During the final training, five farmers received tools and training to share their stories and insights through video. The group covered best practices for being interviewed on camera, capture interview footage, cover tips for filming from a phone and provide a space for the farmers to discuss their operations and production strategies. The collected interview footage will be used in a video series highlighting the various ways cover crops and small grains are grown in the corn belt, the benefits of diversification and input reduction, among other things.
Overall, feedback and evaluations were positive and demonstrated an increase in confidence and knowledge change. Members were also appreciative of the professional growth opportunity. When asked to select a level of agreement with various statements during pre- and post-training evaluations, the two highest changes in agreement were related to having the tools and foresight to feel prepared ahead of a speaking engagement.
Following each of the academies, participants were asked to set outreach goals for themselves. These goals are shared with Maggie Norton, PFI’s farmer outreach coordinator with the intention to check in with participants over the following year for general support. In practice, this was a challenging task based on availability and the fast-paced nature of responding to other incoming speaking requests. Without a doubt, the rapport built between the farmer outreach coordinator and members was incredibly helpful to connect those individuals to incoming outreach opportunities. There is a spectrum of commitment represented following the trainings and for those that were eager and proactive about outreach, it was easy to plug them into opportunities. For those that may not be as vocal or enthusiastic when opportunities came up that suited them, it was unfortunately easy to quickly move on to the next farmer on the brainstorm list that was more engaged previously. That built in some bias towards the continued level of support participants received.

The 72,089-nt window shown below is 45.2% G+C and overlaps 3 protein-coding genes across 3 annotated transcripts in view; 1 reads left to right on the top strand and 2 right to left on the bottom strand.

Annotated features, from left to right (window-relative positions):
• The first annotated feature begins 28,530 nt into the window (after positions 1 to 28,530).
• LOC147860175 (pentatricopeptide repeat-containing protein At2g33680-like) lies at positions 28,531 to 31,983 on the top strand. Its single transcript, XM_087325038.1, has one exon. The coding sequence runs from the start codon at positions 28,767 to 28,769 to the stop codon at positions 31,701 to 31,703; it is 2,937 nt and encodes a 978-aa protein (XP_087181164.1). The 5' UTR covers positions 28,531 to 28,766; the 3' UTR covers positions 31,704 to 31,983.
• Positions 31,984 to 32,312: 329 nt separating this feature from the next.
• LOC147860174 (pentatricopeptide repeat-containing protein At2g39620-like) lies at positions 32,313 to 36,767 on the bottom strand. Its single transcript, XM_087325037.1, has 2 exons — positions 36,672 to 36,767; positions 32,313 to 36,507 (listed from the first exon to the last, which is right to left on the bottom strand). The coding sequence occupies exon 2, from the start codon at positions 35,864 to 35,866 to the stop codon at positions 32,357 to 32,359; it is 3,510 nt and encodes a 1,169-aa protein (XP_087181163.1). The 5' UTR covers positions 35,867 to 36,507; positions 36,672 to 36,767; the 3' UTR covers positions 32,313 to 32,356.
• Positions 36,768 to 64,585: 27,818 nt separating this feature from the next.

Of the 59 ambassadors, 26 received additional one-on-one coaching from PFI’s farmer outreach coordinator in preparation for specific upcoming outreach experience. However, Maggie and ambassadors connected regularly in an effort to respond to may other outreach requests. Opportunities have ranged from radio and podcast interviews to a TedX talk, and from PFI's Livestock on the Land film to speaking at conference events.
Train PFI (agricultural non-profit staff) to be better presenters
On September 3, 2020, Tina Bakehouse led an online workshop for PFI staff. The workshop covered presentation and coaching skills for staff to use when preparing for presentations and public speaking engagements and while preparing farmers for events. The workshop outlined the importance of crafting a clear and compelling message, delivering it with confidence, and guidance for giving and receiving meaningful feedback.
The 24 participating staff were asked to complete pre and post evaluations. The evaluation asked respondents, using a 1 to 5 agreement scale, to reflect on statements about their confidence constructing a presentation, delivering a presentation in front of a group, their flexibility to adapt the presentation to varying formats and audiences, and giving and receiving feedback. Overall, agreement scores increased by 13% in the post-training evaluation. In a separate scale question (1 to 10, 10 highest) about general comfort level around public speaking, the average response increased by 1.08 points following the training. As one staff included in the open comment of the post evaluation, “Some trainings are not worth doing. Tina's are very much worth the time, and good for getting the whole team on the same page.”
Educational & Outreach Activities
While we didn't have the opportunity to train and deploy a network of ambassadors in early 2020, we led the way among farming organizations in pivoting to online event and education delivery. At the outset of the pandemic, we designed an event delivery mechanism using Zoom and Facebook Live and hosted 21 meetups, two cover crop workshops exceeding 150 participants in each, 66 virtual field days and planned a virtual annual conference. Because we were fortunate enough to develop these formats early on, we shared our knowledge with other networks and organizations. In 2020, we presented to 10 groups with a cumulative attendance exceeding 380 people. Two trainings in mid-June were organized for North Central SARE grantees: one for ag professionals and educators and the other for farmers and ranchers.